Toronto Globe and Mail: The ferocious U.S.-led air assault on Afghanistan has already claimed the lives of innocent civilians, probably scores of them, and such deaths will not be the last. Further "collateral damage" (that woefully inadequate euphemism) is certain, and Afghanistan's Taliban rulers will milk it vigorously.
Yet, hugely regrettable as those deaths are, they should not deflect attention from the crucial long-term goals of the military campaign. In fact, they underscore the importance of its success.
What first needs saying is that, despite claims from the Taliban and others, the civilian deaths were clearly accidental. Along with the air attacks, and the ground war soon to follow, Washington is fighting a far more complicated battle for the hearts and minds of the world in general, and Muslims in particular. Nothing could undercut pro-U.S. sentiment more than the perception that non-combatant Afghans are being targeted.
Nor is there any strategic reason to kill civilians. Quite the reverse; such deaths undoubtedly bolster Taliban support within Afghanistan. That is why, along with bombs, the U.S. military is dropping food parcels and propaganda leaflets.
Responsibility: Second, it bears repeating that all the civilians killed in recent days would still be alive had the horror of Sept. 11 never occurred. The vague but potent notion that perhaps terrorist Osama bin Laden and his Al-Qaida group spoke the truth when they denied responsibility for the terror attacks should be firmly laid to rest with the newest al-Qaida videotape, released last week.
"The storms will not calm, especially the aircraft storm," said spokesman Abu Ghaith. "We also say and advise the Muslims in the United States and Britain, the children, and those who reject the unjust U.S. policy not to travel by plane. We also advise them not to live in high-rise buildings and towers." If those words do not acknowledge guilt for the mass murders, by warning of more, nothing does.
The lesson, presumably already digested, is evident. Judicious as the U.S. military claims to be in its selection of targets, it needs to be a great deal more so. But the peace camp errs in arguing that the civilian deaths show the U.S. campaign to be innately wrong. There can be no stability anywhere until Osama bin Laden and his Taliban friends have been crushed. Negotiations with this outlaw regime are not an option.
However, avoidable death and injury among Afghanistan's hard-pressed people is not an acceptable option, either. All the more reason, in the months ahead, for the U.S. military to strive to keep the people's suffering to an absolute minimum.
Los Angeles Times: Public TV stations want to get deeper into high-definition digital broadcasting and not be left behind by commercial stations. It is expensive to make the switch, what with costly new cameras, transmitting equipment and studio space.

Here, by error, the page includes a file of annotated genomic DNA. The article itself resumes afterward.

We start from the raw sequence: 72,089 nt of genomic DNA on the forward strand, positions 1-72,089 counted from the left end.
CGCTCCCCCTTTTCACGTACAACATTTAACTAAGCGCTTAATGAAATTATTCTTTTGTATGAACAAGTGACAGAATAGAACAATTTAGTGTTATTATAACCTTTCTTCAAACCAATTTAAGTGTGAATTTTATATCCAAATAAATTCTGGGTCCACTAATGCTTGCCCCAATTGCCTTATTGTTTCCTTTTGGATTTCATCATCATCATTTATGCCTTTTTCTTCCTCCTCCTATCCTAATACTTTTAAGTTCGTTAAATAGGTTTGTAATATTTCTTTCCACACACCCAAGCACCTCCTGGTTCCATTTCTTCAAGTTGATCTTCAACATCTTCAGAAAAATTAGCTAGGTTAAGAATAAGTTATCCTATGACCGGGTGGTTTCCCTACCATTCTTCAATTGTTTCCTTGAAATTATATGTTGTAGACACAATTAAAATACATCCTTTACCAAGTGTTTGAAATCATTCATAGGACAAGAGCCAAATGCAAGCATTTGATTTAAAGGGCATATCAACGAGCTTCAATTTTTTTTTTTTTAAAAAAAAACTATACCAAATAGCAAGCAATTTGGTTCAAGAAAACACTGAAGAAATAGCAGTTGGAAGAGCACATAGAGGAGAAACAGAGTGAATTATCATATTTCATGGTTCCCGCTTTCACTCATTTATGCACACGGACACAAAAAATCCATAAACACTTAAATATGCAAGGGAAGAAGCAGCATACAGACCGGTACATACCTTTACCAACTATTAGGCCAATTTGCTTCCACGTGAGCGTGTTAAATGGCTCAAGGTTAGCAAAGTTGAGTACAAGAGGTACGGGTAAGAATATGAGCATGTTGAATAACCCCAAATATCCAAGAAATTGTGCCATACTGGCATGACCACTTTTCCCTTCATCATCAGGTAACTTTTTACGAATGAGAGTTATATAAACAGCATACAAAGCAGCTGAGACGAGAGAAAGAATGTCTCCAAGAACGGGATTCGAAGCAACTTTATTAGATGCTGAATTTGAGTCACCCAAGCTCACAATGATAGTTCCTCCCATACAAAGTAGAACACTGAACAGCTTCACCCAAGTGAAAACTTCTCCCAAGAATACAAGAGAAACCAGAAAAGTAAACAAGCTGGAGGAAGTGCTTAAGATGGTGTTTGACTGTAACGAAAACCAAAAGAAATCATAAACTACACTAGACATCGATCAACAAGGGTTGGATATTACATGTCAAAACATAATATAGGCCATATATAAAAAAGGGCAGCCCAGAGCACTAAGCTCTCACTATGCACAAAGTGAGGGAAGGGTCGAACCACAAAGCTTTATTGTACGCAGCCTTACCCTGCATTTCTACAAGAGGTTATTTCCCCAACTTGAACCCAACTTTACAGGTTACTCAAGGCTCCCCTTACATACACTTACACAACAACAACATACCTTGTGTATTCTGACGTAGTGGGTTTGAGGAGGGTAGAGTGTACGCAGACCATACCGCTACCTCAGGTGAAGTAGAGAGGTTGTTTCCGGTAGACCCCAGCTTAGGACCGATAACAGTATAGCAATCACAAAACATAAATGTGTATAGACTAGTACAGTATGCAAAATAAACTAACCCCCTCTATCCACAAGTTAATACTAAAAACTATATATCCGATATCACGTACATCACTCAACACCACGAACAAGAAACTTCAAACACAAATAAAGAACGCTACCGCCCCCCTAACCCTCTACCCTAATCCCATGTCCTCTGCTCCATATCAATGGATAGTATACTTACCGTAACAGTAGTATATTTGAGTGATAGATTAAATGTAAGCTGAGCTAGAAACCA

Funding from Washington, listeners, corporate underwriters and foundations won't be enough. So the Federal Communications Commission last week said public stations may go beyond current moneymaking, which includes "enhanced underwriting" messages, sales of merchandise such as Barney dolls and selling wireless data services. Now they may also sell advertising on "ancillary or supplementary services" that will be invented for the broader digital spectrum, though not on their traditional free broadcasting.
Critics say this will end badly, with an all-"Sesame Street" pay channel with ads too. Broadcasters say they're not that stupid, and that their underwriting agreements on something like "Sesame Street" preclude it anyway.
Limited bandwidth: Actually, the nut of the argument lies elsewhere. Andrew Jay Schwartzman of the nonprofit Media Access Project, a leading PBS critic, says financing digital conversion with commercial ventures is like "eating the seed corn." It harms the essential public television mission because it uses up space on the limited broadcast bandwidth that could be providing services to people who are already underserved. "We need a place that is not driven by market forces," he says.
That place is already gone. In part because of shrinking federal funding, public television has suffered creeping commercialization for years, and expanding its data services or offering pay-per-use educational services on the digital spectrum, with or without advertising, won't change that. It isn't a great idea to expand commercial uses of the public television spectrum. But the real issue is what public television should be, and who should pay for it. If the FCC ruling reinvigorates that debate, some good may well come of it.